For weeks they ascended the river until they reached the mouth of the Illinois. Here they learned from the Indians that this river afforded a much shorter route to the great lakes than the Wisconsin. They ascended it for two weeks, and then crossed the Illinois prairies from its head waters to the Chicago River, and followed that stream to the shore of Lake Michigan.
Here the two leaders parted company; Father Marquette returning to his mission among the Huron Indians; Joliet going on to Quebec to report to his government the magnitude of the discoveries made by the expedition. The story of finding the great river and its large navigable tributaries, their broad and fertile valleys, the forests and boundless prairies, filled all of New France with rejoicing. The discovery gave France the right to occupy this entire region. Its resources of fertile soil, valuable timber, navigable rivers, natural meadows, fur-bearing animals and game, mineral wealth and genial climate, were unsurpassed by any country yet explored in America.
This territory embraced parts of what are now the States of Wisconsin, Illinois, Iowa, Missouri, Kentucky, Tennessee, and Arkansas. It was found to be occupied by Indians in all respects similar to those living along the St. Lawrence and the great lakes. They spoke a variety of dialects, but careful observation showed but eight radically different languages. The Algonquin tongue, spoken along the St. Lawrence, the upper Mississippi, the Des Moines and the Illinois, was most widely diffused. It was heard from Cape Fear to the land of the Esquimaux, a thousand miles north of the sources of the Mississippi.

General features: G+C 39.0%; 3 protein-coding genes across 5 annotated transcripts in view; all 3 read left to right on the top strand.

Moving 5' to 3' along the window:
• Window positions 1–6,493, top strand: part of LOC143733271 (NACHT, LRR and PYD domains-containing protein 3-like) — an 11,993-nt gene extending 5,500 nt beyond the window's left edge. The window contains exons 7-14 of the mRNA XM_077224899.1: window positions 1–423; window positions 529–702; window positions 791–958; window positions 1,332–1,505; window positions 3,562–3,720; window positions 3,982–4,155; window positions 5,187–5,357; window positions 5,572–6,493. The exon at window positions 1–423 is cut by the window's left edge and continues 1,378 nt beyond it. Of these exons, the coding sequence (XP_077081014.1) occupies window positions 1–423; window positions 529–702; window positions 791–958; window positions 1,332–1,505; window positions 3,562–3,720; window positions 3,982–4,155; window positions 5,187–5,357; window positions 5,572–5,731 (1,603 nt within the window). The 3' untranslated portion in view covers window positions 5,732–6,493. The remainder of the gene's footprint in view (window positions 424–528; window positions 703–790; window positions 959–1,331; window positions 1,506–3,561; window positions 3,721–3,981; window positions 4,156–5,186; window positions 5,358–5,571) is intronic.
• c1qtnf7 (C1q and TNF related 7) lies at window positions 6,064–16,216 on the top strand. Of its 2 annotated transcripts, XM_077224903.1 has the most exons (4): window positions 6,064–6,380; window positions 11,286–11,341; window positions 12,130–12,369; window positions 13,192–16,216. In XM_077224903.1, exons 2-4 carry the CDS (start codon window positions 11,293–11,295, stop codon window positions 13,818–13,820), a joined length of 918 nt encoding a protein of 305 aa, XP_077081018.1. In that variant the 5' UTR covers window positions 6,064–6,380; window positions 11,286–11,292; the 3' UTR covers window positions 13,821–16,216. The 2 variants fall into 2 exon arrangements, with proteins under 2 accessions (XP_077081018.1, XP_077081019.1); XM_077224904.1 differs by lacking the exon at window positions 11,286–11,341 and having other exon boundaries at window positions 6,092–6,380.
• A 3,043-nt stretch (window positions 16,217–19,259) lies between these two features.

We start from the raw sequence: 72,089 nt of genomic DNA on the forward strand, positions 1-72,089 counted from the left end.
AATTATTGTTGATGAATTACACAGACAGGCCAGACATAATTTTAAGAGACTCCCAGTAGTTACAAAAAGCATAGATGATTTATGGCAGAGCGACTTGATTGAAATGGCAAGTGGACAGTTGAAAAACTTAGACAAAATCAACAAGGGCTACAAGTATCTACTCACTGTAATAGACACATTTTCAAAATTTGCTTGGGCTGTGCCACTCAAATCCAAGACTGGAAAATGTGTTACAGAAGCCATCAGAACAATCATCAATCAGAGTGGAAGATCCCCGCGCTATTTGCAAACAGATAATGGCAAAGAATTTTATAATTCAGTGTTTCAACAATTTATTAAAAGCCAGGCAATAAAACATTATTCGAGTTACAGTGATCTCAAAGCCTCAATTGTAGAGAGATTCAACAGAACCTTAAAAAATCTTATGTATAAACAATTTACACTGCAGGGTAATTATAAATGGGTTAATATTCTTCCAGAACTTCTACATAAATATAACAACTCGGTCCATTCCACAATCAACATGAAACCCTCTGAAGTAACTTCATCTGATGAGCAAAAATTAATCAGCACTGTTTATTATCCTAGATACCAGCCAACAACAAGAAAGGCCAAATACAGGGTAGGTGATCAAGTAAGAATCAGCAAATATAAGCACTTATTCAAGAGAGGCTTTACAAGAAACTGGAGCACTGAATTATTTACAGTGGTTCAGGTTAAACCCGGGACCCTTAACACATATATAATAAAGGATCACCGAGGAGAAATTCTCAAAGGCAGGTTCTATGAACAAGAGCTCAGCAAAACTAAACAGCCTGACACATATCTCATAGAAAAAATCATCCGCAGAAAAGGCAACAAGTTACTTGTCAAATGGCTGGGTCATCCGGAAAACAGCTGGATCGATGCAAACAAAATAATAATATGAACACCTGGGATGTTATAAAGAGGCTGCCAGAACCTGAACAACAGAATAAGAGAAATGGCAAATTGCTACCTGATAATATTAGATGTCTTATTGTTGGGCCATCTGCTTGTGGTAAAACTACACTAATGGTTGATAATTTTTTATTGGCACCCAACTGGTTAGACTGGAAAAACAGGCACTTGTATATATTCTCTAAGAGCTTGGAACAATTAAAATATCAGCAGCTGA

The Illinois Indians were kindred to the Miamis, and their country lay between the Wahash, the Ohio and Mississippi rivers. Marquette found a village of them within the limits of Iowa on the lower banks of the Des Moines River. At this time (1673) the entire tract embraced in Illinois contained only five or six Indian villages, so far as known. Marquette saw but one village along the Iowa